But I profoundly disagree with your comments.

Let me back up a moment and point out for my readers that historically the Orchestra has had three major revenue streams:  earned revenue (primarily from ticket sales), donations and draws from the endowment.  For some time, these three areas have been roughly equal, each comprising a third of the organization’s total revenue.  If the total Orchestra budget is $27 million, this would consist of roughly $9 million—a substantial sum.  Obviously this number changes from year to year, but this should suffice for a rough estimate of the size of the draws.

But this brings up a critical point—two-thirds of the Orchestra’s income does not come from the endowment, but from ticket sales and donations.  And these two revenue streams, which again comprise the lion’s share of the budget, are closely tied to the performances that happen day-in, day-out on the stage of Orchestra Hall.  Forgive me for being obvious, but people buy tickets because they want to see that particular performance.  They donate because they were inspired by what they heard, and because they know the Orchestra makes a huge difference in the community.  It is the high quality of the artistic product that directly and indirectly generates most of the Orchestra’s income.

Put another way, 300,000 people pass through the doors of Orchestra Hall not to hear a weekly update on how the Orchestra’s investment portfolio is performing, but how the Orchestra is performing.

Therefore, Mr. Cutler, I’m surprised at how much emphasis you’re placing on the health of the endowment at the expense of all other issues.  Let me be clear:  you and your colleagues on the board are not there to support the Orchestra’s financial endowment, but the Minnesota Orchestra.  As a whole.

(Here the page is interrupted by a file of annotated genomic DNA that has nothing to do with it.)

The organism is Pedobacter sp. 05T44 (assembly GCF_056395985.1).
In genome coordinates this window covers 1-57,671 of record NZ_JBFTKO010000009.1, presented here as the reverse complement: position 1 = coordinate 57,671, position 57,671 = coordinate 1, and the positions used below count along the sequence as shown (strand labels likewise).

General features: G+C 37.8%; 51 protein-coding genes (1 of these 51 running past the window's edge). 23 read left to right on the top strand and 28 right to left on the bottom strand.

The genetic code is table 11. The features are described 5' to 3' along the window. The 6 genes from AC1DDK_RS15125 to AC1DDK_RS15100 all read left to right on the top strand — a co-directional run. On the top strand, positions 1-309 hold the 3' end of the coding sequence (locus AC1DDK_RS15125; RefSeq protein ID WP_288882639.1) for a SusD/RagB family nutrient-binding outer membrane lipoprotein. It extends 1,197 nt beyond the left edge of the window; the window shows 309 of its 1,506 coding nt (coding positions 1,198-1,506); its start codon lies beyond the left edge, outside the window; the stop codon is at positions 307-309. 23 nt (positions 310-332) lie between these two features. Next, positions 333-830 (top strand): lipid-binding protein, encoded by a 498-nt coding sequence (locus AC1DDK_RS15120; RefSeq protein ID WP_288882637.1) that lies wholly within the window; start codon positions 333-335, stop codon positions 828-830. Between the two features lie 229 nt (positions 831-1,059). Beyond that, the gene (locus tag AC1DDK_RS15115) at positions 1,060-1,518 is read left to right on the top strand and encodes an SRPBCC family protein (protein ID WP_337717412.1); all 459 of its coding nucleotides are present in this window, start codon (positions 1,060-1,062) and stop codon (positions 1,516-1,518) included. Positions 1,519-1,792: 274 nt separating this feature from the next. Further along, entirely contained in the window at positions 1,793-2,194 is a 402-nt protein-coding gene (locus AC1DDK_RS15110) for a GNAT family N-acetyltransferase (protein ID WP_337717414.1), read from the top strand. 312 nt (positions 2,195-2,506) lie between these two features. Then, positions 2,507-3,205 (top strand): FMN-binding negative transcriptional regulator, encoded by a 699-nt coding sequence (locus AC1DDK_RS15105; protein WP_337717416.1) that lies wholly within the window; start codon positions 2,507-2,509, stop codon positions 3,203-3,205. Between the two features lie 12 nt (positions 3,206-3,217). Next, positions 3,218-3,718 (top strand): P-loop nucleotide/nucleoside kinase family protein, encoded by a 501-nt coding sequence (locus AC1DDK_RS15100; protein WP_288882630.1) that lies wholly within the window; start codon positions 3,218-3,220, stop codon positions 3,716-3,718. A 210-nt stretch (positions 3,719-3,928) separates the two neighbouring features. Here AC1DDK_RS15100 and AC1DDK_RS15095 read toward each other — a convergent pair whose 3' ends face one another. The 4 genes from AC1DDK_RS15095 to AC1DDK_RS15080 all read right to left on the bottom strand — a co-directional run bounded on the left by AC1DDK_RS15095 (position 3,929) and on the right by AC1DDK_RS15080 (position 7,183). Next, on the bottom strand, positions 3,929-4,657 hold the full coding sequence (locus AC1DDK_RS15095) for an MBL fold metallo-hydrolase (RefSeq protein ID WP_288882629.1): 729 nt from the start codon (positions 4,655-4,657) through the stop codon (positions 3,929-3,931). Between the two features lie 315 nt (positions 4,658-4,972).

The musicians (and those who support them) make an important point that I have not seen the board address—that if you make substantial cuts, replace well-known musicians with cheap replacements, or remove a beloved, supernaturally-talented conductor, the Orchestra as a whole will suffer.  And it’s not just the artistry that will be impacted; people will be less inclined to buy tickets or to make a donation.  The Orchestra will become mediocre and ultimately irrelevant, beginning a death-spiral every bit as fatal as the financial one you envision.  I have argued before that Orchestra musicians aren’t simply staff members, they are your product… and companies that make substantial cuts to their product rarely fare well.

Do you disagree?  Do you believe that the same amount of people will be willing to pay the same amount of money on tickets if you make all these cuts?  Do you believe the community members will offer up an equal amount of contributions if they are uninspired by tepid playing and anemic outreach programs?  I’ve asked this question before but I’ll ask it again—do you have a plan for what success looks like?

Will your determination to protect one-third of your revenue hamper your efforts at raising the other two-thirds?

But let me also address how odd it is for the board make such a definitive stand on the issue of the endowment.

Mr. Cutler, for some time the public has had questions about how the board managed the endowment over the last five years or so.  Right from the start of the current labor dispute, people looking over the Orchestra’s financial statements noticed that while all non-profits—and arts organizations in particular—saw losses in their investments following the 2008 recession, the Minnesota Orchestra took a disproportionately large hit (see this article, for example).  In particular, it appears that $14 million in securities was lost in 2009.  Many have asked why this was the case… did the Orchestra engage in risky asset shifts that led to a huge loss?  To my knowledge this important question has never been answered.